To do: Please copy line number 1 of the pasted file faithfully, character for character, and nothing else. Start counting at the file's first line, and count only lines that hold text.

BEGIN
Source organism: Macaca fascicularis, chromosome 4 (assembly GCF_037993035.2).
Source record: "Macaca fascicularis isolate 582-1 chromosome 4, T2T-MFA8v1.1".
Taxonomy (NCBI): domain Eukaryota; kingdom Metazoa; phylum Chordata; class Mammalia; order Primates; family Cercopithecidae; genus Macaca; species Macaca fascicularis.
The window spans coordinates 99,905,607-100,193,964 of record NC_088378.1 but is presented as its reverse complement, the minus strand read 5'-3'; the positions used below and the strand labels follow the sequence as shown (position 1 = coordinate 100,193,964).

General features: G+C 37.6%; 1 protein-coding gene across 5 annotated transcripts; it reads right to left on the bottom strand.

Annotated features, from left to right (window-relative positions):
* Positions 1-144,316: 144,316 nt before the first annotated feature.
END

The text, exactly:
Source organism: Macaca fascicularis, chromosome 4 (assembly GCF_037993035.2).